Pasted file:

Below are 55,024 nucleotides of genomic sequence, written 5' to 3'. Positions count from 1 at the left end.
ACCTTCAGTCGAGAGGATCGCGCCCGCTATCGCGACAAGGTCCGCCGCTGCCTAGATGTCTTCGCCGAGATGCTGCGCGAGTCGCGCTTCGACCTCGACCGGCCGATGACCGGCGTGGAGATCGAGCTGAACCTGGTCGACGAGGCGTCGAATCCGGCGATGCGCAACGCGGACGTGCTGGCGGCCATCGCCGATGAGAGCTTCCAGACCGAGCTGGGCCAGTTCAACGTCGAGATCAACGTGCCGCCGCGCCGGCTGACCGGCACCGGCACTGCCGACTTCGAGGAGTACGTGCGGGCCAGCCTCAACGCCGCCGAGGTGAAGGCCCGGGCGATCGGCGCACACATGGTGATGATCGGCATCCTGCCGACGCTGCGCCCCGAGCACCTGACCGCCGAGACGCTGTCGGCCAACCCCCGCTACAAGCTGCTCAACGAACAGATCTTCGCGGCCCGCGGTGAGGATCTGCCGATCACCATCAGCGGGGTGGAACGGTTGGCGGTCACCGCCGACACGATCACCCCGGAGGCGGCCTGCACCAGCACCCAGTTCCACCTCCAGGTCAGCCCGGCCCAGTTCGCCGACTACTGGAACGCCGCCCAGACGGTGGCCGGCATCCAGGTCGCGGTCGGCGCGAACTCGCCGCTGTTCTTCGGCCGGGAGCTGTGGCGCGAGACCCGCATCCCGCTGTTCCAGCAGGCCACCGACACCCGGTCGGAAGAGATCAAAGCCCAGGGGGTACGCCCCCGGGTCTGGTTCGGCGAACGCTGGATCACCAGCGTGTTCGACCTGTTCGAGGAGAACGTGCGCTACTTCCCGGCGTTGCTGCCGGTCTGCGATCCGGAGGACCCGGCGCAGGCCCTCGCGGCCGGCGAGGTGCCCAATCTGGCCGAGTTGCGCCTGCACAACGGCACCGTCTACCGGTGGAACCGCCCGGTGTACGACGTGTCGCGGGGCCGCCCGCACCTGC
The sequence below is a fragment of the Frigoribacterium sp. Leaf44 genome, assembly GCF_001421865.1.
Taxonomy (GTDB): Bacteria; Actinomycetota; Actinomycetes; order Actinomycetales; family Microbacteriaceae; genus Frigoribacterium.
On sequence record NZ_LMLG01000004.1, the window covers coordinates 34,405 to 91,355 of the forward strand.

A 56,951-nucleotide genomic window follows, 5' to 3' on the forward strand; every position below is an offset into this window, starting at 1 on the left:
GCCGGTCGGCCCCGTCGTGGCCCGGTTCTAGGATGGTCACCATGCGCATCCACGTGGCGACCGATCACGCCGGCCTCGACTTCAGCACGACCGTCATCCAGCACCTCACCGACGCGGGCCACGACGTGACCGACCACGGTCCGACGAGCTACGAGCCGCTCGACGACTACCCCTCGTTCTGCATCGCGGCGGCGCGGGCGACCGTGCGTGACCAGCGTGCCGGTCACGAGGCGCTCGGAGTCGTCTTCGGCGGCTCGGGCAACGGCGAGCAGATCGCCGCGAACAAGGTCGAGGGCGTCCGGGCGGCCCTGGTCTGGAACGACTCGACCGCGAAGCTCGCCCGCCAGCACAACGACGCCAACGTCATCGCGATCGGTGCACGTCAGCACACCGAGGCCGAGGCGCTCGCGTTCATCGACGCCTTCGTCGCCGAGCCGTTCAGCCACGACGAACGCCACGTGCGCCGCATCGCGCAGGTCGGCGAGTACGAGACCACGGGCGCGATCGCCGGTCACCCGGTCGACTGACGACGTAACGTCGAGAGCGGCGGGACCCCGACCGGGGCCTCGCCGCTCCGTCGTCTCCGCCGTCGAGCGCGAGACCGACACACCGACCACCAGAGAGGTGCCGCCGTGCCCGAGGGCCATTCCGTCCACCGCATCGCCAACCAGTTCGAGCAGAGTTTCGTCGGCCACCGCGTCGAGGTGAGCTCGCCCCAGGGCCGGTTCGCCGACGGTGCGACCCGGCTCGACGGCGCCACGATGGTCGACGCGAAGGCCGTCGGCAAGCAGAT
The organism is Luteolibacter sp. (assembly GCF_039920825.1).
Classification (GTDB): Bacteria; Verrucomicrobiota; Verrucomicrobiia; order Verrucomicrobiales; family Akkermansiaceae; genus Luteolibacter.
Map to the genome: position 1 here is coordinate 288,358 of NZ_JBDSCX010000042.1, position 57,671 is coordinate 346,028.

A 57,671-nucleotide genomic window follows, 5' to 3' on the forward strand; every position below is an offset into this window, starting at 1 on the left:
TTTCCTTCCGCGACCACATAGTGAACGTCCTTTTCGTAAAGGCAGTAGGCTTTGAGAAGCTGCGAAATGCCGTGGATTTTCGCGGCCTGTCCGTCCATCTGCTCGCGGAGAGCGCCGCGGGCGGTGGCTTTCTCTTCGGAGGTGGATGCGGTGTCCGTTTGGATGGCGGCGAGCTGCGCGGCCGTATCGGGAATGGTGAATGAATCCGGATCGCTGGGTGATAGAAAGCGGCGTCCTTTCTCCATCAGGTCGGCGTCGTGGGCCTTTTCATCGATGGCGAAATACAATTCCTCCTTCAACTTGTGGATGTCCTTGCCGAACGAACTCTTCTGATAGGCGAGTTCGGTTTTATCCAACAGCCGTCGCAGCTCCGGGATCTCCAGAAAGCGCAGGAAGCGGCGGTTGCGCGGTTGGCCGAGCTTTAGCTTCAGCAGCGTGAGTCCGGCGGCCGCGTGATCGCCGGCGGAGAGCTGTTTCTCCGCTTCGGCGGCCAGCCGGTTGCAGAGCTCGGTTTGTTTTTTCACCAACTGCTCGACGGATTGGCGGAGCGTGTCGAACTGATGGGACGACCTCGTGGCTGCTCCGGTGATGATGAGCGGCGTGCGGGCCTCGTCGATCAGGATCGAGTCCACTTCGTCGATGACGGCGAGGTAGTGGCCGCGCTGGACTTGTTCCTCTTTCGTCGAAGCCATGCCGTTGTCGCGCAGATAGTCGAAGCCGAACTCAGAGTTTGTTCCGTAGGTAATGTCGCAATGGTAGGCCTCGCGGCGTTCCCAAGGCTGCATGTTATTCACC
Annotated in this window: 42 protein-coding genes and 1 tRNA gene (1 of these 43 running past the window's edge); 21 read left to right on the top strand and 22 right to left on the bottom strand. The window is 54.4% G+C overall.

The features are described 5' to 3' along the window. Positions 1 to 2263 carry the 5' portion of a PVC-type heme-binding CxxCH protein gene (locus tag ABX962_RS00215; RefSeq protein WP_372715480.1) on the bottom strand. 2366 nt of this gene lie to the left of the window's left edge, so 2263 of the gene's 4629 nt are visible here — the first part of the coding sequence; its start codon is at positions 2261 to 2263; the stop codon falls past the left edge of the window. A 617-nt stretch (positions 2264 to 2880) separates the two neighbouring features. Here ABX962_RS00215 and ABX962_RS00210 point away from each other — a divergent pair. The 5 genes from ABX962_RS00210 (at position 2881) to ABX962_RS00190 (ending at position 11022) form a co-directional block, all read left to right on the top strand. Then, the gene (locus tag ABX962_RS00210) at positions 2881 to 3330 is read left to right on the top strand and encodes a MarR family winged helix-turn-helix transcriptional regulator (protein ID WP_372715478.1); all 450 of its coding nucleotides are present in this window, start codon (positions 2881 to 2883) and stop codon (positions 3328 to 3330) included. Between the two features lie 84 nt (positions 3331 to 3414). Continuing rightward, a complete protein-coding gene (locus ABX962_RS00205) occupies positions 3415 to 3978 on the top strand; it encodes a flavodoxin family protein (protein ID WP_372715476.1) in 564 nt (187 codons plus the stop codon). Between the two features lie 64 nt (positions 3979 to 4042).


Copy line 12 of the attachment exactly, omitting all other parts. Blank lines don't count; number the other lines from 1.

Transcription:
TTTCCTTCCGCGACCACATAGTGAACGTCCTTTTCGTAAAGGCAGTAGGCTTTGAGAAGCTGCGAAATGCCGTGGATTTTCGCGGCCTGTCCGTCCATCTGCTCGCGGAGAGCGCCGCGGGCGGTGGCTTTCTCTTCGGAGGTGGATGCGGTGTCCGTTTGGATGGCGGCGAGCTGCGCGGCCGTATCGGGAATGGTGAATGAATCCGGATCGCTGGGTGATAGAAAGCGGCGTCCTTTCTCCATCAGGTCGGCGTCGTGGGCCTTTTCATCGATGGCGAAATACAATTCCTCCTTCAACTTGTGGATGTCCTTGCCGAACGAACTCTTCTGATAGGCGAGTTCGGTTTTATCCAACAGCCGTCGCAGCTCCGGGATCTCCAGAAAGCGCAGGAAGCGGCGGTTGCGCGGTTGGCCGAGCTTTAGCTTCAGCAGCGTGAGTCCGGCGGCCGCGTGATCGCCGGCGGAGAGCTGTTTCTCCGCTTCGGCGGCCAGCCGGTTGCAGAGCTCGGTTTGTTTTTTCACCAACTGCTCGACGGATTGGCGGAGCGTGTCGAACTGATGGGACGACCTCGTGGCTGCTCCGGTGATGATGAGCGGCGTGCGGGCCTCGTCGATCAGGATCGAGTCCACTTCGTCGATGACGGCGAGGTAGTGGCCGCGCTGGACTTGTTCCTCTTTCGTCGAAGCCATGCCGTTGTCGCGCAGATAGTCGAAGCCGAACTCAGAGTTTGTTCCGTAGGTAATGTCGCAATGGTAGGCCTCGCGGCGTTCCCAAGGCTGCATGTTATTCACC